“I can tell you that the United States is fully capable of defending against any North Korean ballistic missile attack.”
That was White House spokesman Jay Carney, reacting to the third nuclear test this year by the self-styled “Democratic People’s Republic of Korea,” as well as a brash threat from Pyongyang to, well, nuke the United States.
Carney’s words are certainly reassuring, but the real question is why they were even necessary in the first place.
There are two problems, basically. One is the administration’s nuclear-weapon policy. The other is the laggardly pace of our missile defenses.
Begin with the policy, which President Obama outlined in a speech in Prague, Czech Republic in 2009:
“Let me describe to you the trajectory we need to be on. First, the United States will take concrete steps towards a world without nuclear weapons. To put an end to Cold War thinking, we will reduce the role of nuclear weapons in our national security strategy, and urge others to do the same.
“Make no mistake: As long as these weapons exist, the United States will maintain a safe, secure and effective arsenal to deter any adversary, and guarantee that defense to our allies –- including the Czech Republic. But we will begin the work of reducing our arsenal.”
The goal of a world free of nuclear weapons is, of course, a worthy one. No one faults the president for that. The problem lies with how this goal will be achieved. Ironically, the president’s approach -- which relies on pre-emptive disarmament and places an undue faith in the power of arms-control treaties -- ensures a world in which such weapons become more common, not less.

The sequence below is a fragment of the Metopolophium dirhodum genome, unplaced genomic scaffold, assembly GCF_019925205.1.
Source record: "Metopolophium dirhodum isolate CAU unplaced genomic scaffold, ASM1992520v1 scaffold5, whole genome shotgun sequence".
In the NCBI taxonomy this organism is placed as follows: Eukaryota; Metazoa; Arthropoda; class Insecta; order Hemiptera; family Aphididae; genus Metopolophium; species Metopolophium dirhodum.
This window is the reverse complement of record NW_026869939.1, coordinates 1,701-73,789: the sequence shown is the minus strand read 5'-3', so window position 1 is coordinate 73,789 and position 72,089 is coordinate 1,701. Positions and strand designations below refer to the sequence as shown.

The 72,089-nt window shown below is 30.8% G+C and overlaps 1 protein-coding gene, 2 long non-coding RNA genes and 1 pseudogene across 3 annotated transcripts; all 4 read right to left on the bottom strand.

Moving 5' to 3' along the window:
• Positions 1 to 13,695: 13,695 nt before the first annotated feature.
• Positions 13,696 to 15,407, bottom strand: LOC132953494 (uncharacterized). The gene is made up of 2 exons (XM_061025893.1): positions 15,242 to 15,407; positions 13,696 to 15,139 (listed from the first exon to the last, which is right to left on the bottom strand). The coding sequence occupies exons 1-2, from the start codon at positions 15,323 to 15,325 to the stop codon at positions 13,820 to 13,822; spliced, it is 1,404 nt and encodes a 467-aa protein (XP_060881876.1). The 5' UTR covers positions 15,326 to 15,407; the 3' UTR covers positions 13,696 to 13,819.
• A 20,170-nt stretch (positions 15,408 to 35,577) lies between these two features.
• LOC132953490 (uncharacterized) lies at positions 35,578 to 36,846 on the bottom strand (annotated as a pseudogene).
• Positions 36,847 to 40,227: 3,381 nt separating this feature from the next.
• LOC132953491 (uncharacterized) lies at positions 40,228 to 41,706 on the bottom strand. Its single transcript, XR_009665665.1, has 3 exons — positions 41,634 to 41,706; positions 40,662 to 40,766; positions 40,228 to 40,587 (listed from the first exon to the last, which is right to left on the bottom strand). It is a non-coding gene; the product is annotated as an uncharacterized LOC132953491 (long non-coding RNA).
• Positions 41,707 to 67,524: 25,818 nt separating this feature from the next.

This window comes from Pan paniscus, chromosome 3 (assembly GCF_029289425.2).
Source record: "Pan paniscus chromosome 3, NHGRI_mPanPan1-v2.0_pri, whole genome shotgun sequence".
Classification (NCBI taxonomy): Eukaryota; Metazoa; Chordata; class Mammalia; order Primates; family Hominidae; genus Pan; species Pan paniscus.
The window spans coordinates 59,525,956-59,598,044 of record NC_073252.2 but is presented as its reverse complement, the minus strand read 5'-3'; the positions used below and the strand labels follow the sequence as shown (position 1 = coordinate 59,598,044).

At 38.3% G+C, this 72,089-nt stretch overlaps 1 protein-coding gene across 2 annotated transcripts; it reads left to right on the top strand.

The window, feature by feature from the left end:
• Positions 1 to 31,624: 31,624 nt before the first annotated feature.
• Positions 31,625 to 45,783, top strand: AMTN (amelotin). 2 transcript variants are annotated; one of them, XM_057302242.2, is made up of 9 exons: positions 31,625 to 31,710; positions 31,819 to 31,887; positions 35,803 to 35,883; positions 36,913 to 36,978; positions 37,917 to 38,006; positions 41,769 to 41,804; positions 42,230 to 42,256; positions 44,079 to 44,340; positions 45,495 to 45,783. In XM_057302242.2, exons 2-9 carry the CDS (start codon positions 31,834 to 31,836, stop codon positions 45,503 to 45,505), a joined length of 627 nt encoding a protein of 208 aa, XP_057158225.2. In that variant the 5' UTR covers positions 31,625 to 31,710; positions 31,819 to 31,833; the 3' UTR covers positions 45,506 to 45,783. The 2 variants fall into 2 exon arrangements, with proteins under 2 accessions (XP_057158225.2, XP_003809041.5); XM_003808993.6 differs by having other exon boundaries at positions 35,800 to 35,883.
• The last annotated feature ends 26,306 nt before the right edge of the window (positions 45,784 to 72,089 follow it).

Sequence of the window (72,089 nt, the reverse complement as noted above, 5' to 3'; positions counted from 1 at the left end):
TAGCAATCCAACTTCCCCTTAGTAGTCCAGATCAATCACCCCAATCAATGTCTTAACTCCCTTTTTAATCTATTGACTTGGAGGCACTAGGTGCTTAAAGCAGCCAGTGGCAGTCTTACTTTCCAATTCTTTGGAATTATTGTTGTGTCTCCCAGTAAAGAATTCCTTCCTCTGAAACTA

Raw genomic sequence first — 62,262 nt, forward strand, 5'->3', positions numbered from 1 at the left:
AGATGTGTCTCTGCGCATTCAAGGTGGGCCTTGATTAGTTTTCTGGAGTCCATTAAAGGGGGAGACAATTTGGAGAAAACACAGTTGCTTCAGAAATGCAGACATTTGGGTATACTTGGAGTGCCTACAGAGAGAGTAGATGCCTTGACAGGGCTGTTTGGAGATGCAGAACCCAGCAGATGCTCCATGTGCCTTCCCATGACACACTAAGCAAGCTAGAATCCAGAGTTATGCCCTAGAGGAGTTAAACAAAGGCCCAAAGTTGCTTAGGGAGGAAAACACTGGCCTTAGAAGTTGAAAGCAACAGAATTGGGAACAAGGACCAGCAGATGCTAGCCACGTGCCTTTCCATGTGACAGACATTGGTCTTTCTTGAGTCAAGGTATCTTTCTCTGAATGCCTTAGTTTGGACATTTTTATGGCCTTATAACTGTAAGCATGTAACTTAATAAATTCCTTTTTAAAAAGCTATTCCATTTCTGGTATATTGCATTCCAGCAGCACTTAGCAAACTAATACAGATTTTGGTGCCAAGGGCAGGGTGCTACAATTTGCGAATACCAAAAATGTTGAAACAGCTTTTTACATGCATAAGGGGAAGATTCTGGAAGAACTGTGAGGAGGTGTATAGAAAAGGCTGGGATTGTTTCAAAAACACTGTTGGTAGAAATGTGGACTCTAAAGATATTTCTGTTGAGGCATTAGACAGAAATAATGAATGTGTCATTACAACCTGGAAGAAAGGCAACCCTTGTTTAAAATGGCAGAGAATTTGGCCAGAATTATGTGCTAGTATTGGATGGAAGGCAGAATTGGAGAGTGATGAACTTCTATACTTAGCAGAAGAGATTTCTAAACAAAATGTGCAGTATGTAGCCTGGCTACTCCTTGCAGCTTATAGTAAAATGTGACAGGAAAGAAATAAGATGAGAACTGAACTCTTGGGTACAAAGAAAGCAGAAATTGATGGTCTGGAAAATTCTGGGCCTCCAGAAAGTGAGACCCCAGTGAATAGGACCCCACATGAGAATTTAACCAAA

If the United States must maintain a “safe, secure and effective” nuclear-weapon arsenal to ensure our security and that of our allies, why did the president agree to a New START treaty with Russia that forces us to cut the number of nuclear weapons we have to 1,550 by 2018? Why stand behind the Comprehensive Test Ban Treaty, a pact that other nations flout with impunity while we honor it and which allows our arsenal to atrophy through disuse?
Our nuclear “modernization” efforts are anything but. Under current policies, replacement systems won’t enter our arsenal until 2030. By then, the U.S. will have 60-year-old intercontinental-range ballistic missiles (ICBMs), 40-year-old submarine-launched ballistic missiles (SLBMs), and 35- to 70-year-old bombers.
Hardly sounds like a recipe to “deter any adversary.” And it’s not.
China, for example, recently announced new defense and internal security budgets. The world’s largest communist country has been posting double-digit annual increases in its military budgets for the past 20 years, and next year is no exception: It will rise by 10.7 percent.
That’s huge. As Heritage Foundation expert Dean Cheng points out, these consistent increases “have allowed Chinese military modernization to gain by leaps and bounds since 1989. Its modernization ranges from the new aircraft carrier Liaoning to anti-ship ballistic missiles to mechanized airborne combat vehicles.”
North Korea’s efforts to obtain a nuclear arsenal are well-known. Iran, too, continues trying to join the nuclear club, threatening to destabilize the Middle East -- and the world beyond -- still further.
Are we defenseless against missiles fired at U.S. territory or allies? No. But our missile-defense system isn’t nearly as comprehensive (and therefore discouraging to our enemies) as it needs to be.
We need a shield that will intercept missiles during all three stages of flight. It’s especially important to pursue a space-based component, which would enable us to shoot down missiles in the ascent phase, when they’re moving more slowly. Yet the administration has undercut all missile defense since taking office.
The whole point of such a shield is put a robust deterrent in place. An effective system discourages threats by convincing potential enemies that there is no point investing in trying to overcome our defenses.
The minimal approach pursued by the current administration does just the opposite: It encourages them to try harder. In an increasingly dangerous world, why take that chance?